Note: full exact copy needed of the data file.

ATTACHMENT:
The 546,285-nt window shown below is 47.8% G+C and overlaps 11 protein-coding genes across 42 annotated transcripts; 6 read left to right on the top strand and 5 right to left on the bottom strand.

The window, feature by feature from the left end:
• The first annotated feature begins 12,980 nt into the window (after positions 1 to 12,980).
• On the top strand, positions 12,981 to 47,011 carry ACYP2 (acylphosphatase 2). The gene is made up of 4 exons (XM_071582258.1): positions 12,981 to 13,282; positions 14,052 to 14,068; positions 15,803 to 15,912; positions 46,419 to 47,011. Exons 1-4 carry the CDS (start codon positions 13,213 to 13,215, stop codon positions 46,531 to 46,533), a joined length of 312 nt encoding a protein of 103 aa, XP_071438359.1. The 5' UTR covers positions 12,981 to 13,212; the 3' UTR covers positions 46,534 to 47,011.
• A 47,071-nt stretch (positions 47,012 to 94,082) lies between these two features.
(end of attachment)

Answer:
The 546,285-nt window shown below is 47.8% G+C and overlaps 11 protein-coding genes across 42 annotated transcripts; 6 read left to right on the top strand and 5 right to left on the bottom strand.

The window, feature by feature from the left end:
• The first annotated feature begins 12,980 nt into the window (after positions 1 to 12,980).
• On the top strand, positions 12,981 to 47,011 carry ACYP2 (acylphosphatase 2). The gene is made up of 4 exons (XM_071582258.1): positions 12,981 to 13,282; positions 14,052 to 14,068; positions 15,803 to 15,912; positions 46,419 to 47,011. Exons 1-4 carry the CDS (start codon positions 13,213 to 13,215, stop codon positions 46,531 to 46,533), a joined length of 312 nt encoding a protein of 103 aa, XP_071438359.1. The 5' UTR covers positions 12,981 to 13,212; the 3' UTR covers positions 46,534 to 47,011.
• A 47,071-nt stretch (positions 47,012 to 94,082) lies between these two features.